Commander Cube

Here's how it works:

1) Deal out two of the three-color legendary creatures to each player.

Each player selects one of these two creatures to be their commander, but doesn't make the final selection until deckbuilding, later.

2) Draft three or four 15 card packs, as normal. Or, deal out six or eight 15 card packs for sealed.

3) Build 50 card decks, but follow the color identity rule like you would in a normal Commander game.

Select your commander. If you ended up with a two-color or one-color legendary creature, you can use it as your commander instead of one of the three-color legendary creatures you were dealt in step 1.

4) Play a multiplayer game, but with the following changes:

*Players must have exactly 50 cards in their deck, including their Commander.
*Players start with 30 life.
*Players lose if they take 16 damage from any one Commander.

You can do free-for-all, where everyone can attack anyone, or you can use of the variations where attacks can only be made to the left or the right. You can even duel instead of multiplayer if that's your thing. It depends on how much time you have available and how close you want it to be to a normal game of Commander.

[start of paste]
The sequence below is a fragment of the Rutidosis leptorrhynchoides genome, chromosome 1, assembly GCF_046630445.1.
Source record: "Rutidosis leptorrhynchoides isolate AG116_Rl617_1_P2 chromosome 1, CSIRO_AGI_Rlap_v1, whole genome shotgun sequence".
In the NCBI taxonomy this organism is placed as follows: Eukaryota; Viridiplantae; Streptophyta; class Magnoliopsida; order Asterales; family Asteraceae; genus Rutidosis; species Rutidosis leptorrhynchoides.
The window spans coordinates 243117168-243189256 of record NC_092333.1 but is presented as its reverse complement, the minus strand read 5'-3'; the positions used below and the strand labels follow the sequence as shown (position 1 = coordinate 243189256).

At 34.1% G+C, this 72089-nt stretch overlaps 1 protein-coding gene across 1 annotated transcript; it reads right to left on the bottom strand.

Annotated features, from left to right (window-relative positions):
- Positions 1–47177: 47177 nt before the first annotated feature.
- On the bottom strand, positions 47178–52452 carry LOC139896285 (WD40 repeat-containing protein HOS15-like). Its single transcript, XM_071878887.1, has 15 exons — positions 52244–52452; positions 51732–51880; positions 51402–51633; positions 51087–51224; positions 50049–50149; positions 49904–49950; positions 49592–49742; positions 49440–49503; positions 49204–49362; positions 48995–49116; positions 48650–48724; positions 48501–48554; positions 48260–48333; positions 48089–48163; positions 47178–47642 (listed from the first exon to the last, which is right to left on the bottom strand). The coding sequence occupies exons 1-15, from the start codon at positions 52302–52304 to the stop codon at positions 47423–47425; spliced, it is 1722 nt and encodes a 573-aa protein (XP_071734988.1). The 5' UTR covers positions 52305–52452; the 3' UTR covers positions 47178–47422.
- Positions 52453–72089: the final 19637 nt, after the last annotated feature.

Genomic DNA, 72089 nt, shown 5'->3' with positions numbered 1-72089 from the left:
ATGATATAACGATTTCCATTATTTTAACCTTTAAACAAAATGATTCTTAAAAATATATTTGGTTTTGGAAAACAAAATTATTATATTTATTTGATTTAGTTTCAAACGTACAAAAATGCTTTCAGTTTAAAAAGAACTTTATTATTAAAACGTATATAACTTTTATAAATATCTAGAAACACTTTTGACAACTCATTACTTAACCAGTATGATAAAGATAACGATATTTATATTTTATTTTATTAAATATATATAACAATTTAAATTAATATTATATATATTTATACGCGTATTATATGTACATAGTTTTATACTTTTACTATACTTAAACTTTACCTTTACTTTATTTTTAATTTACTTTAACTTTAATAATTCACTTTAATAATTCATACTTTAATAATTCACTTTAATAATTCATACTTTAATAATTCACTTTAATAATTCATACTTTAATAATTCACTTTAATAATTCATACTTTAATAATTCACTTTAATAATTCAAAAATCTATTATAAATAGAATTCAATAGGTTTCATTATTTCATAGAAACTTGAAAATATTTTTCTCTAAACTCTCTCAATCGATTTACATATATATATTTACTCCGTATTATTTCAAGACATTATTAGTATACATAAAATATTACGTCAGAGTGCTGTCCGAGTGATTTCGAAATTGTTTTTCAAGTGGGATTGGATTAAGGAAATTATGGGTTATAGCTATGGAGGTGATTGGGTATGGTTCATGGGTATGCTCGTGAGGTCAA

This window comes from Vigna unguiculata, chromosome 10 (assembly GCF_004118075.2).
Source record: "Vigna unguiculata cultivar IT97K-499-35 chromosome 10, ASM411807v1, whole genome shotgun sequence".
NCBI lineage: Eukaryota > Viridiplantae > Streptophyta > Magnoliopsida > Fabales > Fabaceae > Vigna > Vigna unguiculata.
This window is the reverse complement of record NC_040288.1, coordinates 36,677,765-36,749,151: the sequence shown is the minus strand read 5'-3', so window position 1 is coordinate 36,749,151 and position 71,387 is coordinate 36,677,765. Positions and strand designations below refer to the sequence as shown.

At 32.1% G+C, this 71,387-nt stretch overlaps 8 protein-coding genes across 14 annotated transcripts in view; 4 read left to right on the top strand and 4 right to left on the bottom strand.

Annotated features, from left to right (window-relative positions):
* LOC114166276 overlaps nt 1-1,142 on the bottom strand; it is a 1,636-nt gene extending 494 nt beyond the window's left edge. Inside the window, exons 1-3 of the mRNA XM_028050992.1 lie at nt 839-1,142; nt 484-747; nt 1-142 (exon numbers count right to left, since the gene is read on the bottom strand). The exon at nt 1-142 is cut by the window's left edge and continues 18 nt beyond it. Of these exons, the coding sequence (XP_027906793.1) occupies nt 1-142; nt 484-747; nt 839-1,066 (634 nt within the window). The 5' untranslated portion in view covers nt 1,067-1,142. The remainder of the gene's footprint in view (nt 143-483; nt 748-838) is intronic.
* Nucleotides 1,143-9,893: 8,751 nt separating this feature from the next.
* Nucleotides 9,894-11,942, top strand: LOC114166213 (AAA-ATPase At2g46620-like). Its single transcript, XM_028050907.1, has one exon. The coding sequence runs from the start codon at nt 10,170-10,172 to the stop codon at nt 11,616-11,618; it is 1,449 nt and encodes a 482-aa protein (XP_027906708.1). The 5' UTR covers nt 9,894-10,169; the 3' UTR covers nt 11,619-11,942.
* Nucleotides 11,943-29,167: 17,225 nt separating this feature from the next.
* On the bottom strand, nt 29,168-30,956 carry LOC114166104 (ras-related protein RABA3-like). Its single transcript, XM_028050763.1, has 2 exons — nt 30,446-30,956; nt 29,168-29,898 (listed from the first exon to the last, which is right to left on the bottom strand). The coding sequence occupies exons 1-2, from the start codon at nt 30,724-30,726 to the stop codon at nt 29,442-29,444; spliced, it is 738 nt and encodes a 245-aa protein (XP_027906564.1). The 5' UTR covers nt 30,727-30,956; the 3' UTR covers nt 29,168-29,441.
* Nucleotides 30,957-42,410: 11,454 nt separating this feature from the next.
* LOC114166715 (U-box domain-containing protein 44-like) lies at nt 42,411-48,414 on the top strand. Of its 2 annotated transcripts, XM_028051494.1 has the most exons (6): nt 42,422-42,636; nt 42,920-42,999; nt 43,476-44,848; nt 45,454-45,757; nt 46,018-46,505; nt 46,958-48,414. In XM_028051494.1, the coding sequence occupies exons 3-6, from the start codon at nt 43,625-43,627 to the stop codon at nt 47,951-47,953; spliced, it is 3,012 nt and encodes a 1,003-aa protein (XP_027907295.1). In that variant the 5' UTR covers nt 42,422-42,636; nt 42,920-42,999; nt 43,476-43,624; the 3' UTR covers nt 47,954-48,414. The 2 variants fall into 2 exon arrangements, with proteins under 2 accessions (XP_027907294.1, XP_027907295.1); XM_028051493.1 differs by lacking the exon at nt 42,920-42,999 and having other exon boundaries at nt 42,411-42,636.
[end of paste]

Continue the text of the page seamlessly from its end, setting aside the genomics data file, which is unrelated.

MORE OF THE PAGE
Holding a section to talk about cost and card availability.


Putting together a Commander Cube is a great way to build your Commander collection and to use your cards in new and interesting ways. Easily build new decks on the fly! Never play the same deck twice!

Head on over to to see my cube in all its glory. You can even draft it to see how it works.

Number of Cards
(220) 44 cards in each color
(70) 7 cards in each two-color combination
(60) colorless cards
(10) three-color legendary creatures, one for each color combination
(100) 20 basic lands for each color

That's 360 spells + 100 basic lands for a total of 460 double-sleeved cards.

The creatures do the heavy lifting in this cube. The other spells are there for support. Players will want to get to 5-6 mana to start dropping bomb creatures into play. This is not a small-creature, technical cube experience. Titans, Dragons, Gods, oh my!

I'm looking for that "iconic magic" feel in this cube, with notable themes in each color. This is a Commander Cube, so the main focus is on going big with creatures. There are a handful of cards in each two-color combination to exemplify the two-color themes. Three-color spells are limited to Legendary creatures.


Iconic Creatures (Mark Rosewater).

Creatures: Angels, Humans
Support: creature sweepers, artifact and enchantment removal
Subtheme : tokens

Creatures: Demons, Vampires
Support: creature sweepers and spot creature removal
Subtheme: sacrifice (ex. Dictate of Erebos)
Avoid: discard

Creatures: Hydras, Elves
Support: ramp, color fixing
Subtheme: Play from top of library (ex. Oracle of Mul Daya, Lurking Predators)

Creatures: Sphinxes, Wizards
Support: card drawing, deck manipulation
Subtheme: tempo
Avoid: mass bounce

Creatures: Dragons, Goblins
Support: double strike, double damage